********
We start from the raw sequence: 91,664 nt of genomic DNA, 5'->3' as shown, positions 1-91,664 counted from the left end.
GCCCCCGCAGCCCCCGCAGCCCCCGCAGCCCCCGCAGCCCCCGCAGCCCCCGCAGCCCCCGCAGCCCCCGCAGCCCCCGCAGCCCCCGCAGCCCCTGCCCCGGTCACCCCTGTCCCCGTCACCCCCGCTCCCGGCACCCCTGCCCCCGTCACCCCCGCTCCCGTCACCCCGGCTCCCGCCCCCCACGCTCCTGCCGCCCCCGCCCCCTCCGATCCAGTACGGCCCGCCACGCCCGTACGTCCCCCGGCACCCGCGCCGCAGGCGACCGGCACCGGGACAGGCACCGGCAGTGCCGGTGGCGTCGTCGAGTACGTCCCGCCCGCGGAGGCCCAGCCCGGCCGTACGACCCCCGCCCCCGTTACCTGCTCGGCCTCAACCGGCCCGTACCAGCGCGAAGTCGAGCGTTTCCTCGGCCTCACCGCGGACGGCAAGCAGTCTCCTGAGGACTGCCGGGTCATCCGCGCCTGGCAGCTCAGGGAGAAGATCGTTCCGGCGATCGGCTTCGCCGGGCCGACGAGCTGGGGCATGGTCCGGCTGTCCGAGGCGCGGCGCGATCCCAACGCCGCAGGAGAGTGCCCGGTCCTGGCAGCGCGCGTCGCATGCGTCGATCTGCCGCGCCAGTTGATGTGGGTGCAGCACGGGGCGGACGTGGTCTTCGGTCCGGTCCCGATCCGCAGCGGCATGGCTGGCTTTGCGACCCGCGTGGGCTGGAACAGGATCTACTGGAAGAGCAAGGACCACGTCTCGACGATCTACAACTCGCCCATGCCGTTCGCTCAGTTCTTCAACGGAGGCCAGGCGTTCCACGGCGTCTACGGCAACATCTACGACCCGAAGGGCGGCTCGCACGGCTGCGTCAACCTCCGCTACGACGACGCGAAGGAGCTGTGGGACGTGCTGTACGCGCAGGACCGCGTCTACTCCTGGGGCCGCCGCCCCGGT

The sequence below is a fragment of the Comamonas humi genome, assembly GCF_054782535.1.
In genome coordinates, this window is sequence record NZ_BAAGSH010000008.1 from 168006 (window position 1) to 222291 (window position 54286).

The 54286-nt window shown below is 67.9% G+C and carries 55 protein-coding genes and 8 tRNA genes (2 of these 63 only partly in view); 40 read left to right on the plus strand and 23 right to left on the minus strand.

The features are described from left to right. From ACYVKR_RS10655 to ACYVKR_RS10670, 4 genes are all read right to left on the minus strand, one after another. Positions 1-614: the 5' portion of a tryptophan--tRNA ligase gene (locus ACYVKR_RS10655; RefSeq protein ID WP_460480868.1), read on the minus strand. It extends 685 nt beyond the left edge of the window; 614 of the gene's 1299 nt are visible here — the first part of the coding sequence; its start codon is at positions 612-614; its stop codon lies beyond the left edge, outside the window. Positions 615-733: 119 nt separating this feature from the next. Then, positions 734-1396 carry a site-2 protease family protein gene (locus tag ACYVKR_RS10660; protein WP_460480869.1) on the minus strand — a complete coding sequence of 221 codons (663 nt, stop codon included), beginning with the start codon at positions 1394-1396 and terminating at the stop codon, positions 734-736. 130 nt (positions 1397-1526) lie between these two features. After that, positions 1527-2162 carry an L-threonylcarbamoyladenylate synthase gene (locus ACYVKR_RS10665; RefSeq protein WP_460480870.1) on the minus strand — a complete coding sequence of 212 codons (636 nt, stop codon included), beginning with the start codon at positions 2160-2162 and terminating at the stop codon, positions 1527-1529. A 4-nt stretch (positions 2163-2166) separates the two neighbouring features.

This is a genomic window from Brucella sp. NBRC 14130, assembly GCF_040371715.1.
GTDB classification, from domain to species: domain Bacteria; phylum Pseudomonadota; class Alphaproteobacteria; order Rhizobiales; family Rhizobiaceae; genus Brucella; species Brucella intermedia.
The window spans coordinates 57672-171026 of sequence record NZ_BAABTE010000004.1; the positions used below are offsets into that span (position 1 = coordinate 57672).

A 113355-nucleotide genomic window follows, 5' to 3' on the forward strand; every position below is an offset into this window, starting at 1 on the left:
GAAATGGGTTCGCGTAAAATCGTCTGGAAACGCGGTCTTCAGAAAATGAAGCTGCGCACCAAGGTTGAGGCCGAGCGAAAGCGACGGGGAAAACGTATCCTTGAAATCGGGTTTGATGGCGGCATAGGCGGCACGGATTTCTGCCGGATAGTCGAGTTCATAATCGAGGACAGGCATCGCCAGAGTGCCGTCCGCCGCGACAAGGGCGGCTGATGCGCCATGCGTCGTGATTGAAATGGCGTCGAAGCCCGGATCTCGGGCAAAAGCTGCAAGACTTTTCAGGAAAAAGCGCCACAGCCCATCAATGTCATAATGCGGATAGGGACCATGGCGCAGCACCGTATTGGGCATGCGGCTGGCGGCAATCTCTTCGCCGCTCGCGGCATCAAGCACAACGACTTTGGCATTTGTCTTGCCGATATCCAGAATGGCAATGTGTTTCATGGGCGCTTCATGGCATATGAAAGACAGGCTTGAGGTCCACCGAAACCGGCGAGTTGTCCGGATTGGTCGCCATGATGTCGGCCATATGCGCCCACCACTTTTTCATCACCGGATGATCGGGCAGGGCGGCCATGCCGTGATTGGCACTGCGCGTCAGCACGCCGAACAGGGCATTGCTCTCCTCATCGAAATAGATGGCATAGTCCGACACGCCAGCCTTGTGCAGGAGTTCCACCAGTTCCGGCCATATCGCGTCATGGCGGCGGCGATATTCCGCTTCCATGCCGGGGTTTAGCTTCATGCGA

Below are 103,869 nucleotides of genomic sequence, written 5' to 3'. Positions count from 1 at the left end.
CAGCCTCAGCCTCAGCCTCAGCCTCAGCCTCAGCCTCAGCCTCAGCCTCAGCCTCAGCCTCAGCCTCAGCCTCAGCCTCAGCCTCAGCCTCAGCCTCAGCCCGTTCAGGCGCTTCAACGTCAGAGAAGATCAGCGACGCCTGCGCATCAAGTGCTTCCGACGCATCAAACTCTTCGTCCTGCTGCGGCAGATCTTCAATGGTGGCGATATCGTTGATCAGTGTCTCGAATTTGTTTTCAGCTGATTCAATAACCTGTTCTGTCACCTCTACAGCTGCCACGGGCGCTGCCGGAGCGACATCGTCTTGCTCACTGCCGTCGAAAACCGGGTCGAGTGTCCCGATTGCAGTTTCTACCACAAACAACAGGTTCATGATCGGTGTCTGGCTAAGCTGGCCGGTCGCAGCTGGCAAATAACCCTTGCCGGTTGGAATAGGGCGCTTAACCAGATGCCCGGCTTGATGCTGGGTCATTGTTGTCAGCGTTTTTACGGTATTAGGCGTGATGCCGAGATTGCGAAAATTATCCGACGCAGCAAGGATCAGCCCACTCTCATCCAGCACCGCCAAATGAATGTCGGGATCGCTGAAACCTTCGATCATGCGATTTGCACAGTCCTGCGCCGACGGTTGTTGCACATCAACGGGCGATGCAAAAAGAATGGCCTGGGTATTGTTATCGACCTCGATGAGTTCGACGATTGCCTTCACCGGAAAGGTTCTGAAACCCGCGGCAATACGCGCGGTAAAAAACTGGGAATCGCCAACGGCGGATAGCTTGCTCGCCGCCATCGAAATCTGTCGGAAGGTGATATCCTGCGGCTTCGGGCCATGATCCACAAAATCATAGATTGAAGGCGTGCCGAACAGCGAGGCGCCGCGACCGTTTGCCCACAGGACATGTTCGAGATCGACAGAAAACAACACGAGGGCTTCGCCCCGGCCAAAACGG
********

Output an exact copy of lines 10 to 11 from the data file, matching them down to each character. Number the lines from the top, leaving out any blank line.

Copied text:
A 113355-nucleotide genomic window follows, 5' to 3' on the forward strand; every position below is an offset into this window, starting at 1 on the left:
GAAATGGGTTCGCGTAAAATCGTCTGGAAACGCGGTCTTCAGAAAATGAAGCTGCGCACCAAGGTTGAGGCCGAGCGAAAGCGACGGGGAAAACGTATCCTTGAAATCGGGTTTGATGGCGGCATAGGCGGCACGGATTTCTGCCGGATAGTCGAGTTCATAATCGAGGACAGGCATCGCCAGAGTGCCGTCCGCCGCGACAAGGGCGGCTGATGCGCCATGCGTCGTGATTGAAATGGCGTCGAAGCCCGGATCTCGGGCAAAAGCTGCAAGACTTTTCAGGAAAAAGCGCCACAGCCCATCAATGTCATAATGCGGATAGGGACCATGGCGCAGCACCGTATTGGGCATGCGGCTGGCGGCAATCTCTTCGCCGCTCGCGGCATCAAGCACAACGACTTTGGCATTTGTCTTGCCGATATCCAGAATGGCAATGTGTTTCATGGGCGCTTCATGGCATATGAAAGACAGGCTTGAGGTCCACCGAAACCGGCGAGTTGTCCGGATTGGTCGCCATGATGTCGGCCATATGCGCCCACCACTTTTTCATCACCGGATGATCGGGCAGGGCGGCCATGCCGTGATTGGCACTGCGCGTCAGCACGCCGAACAGGGCATTGCTCTCCTCATCGAAATAGATGGCATAGTCCGACACGCCAGCCTTGTGCAGGAGTTCCACCAGTTCCGGCCATATCGCGTCATGGCGGCGGCGATATTCCGCTTCCATGCCGGGGTTTAGCTTCATGCGA